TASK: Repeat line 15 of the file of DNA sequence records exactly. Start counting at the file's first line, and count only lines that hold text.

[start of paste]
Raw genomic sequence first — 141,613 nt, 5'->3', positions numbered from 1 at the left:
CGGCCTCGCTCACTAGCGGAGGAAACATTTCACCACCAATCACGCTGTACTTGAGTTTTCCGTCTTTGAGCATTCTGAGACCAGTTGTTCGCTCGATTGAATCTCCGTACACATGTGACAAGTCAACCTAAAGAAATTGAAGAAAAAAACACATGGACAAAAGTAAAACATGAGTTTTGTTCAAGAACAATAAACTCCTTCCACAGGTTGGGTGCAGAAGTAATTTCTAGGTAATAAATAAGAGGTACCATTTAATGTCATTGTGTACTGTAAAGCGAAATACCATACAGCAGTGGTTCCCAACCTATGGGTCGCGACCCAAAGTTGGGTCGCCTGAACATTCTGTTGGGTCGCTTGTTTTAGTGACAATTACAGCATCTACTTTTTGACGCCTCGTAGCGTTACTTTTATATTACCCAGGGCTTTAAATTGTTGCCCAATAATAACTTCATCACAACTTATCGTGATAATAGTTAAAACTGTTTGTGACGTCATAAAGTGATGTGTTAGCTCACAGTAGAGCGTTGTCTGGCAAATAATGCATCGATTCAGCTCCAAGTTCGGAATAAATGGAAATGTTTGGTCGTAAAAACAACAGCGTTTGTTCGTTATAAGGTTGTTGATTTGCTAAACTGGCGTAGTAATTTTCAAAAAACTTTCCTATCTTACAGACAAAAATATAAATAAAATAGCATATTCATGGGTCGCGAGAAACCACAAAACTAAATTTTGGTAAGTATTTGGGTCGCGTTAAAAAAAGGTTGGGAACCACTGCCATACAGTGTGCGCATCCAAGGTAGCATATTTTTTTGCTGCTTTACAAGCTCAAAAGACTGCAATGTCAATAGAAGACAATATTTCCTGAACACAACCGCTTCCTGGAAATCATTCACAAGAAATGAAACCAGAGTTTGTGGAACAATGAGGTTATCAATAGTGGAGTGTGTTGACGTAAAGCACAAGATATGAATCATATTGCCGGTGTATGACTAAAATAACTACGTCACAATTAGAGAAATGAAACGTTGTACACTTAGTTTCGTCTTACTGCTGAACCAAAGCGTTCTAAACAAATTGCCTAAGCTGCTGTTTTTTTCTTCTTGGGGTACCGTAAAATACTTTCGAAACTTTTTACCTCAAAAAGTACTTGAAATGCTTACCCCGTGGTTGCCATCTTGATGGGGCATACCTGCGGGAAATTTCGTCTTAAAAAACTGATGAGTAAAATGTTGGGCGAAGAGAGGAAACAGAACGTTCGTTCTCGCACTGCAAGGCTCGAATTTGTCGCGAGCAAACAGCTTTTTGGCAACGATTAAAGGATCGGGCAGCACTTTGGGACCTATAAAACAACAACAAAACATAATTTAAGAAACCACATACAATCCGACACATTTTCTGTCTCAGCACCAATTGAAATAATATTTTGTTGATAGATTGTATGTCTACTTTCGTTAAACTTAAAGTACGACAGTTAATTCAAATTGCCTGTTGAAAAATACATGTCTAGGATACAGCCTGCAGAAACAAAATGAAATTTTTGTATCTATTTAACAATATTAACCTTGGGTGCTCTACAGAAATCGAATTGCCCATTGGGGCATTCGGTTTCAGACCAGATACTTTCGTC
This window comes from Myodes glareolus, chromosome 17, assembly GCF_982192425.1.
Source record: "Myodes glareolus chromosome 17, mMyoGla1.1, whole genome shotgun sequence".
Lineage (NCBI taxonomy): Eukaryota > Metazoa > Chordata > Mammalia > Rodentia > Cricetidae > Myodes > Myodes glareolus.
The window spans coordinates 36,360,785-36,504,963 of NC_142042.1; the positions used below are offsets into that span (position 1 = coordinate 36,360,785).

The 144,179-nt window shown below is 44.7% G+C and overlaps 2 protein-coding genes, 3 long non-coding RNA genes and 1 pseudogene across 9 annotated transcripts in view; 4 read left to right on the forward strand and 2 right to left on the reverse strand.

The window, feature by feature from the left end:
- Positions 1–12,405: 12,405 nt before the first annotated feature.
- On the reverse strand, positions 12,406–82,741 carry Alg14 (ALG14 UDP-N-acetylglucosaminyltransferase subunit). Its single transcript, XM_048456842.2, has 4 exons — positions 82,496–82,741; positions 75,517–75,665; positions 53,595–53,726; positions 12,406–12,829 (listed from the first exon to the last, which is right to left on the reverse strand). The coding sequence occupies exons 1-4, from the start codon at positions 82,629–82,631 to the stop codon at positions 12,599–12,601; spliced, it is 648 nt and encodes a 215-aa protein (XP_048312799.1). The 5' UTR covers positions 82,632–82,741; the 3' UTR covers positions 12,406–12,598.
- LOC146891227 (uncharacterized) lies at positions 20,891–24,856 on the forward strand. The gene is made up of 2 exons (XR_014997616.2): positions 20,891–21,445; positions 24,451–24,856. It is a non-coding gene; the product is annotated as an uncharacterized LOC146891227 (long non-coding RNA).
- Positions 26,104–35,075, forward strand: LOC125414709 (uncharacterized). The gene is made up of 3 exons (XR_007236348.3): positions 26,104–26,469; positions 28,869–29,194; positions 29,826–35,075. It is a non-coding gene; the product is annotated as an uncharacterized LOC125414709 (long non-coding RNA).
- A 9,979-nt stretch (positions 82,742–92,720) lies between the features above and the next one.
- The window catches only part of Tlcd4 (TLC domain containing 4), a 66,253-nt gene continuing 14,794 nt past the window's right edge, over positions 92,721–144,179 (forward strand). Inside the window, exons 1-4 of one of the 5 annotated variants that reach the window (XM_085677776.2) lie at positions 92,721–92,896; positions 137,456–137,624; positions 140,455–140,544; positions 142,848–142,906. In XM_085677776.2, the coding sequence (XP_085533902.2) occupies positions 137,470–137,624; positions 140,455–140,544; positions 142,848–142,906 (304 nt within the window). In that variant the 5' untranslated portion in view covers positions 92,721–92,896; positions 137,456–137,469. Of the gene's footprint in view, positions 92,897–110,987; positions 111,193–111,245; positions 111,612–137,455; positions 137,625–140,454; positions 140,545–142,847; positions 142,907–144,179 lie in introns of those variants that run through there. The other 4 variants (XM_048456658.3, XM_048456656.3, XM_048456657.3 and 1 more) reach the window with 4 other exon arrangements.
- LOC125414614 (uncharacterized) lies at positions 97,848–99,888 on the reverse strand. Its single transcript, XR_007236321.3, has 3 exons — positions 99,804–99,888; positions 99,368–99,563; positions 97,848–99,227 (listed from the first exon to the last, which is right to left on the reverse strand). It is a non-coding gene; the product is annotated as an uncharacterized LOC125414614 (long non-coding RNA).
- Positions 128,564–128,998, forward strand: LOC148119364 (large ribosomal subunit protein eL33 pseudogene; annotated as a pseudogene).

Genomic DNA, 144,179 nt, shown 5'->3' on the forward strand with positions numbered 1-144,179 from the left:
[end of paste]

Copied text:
- LOC125414614 (uncharacterized) lies at positions 97,848–99,888 on the reverse strand. Its single transcript, XR_007236321.3, has 3 exons — positions 99,804–99,888; positions 99,368–99,563; positions 97,848–99,227 (listed from the first exon to the last, which is right to left on the reverse strand). It is a non-coding gene; the product is annotated as an uncharacterized LOC125414614 (long non-coding RNA).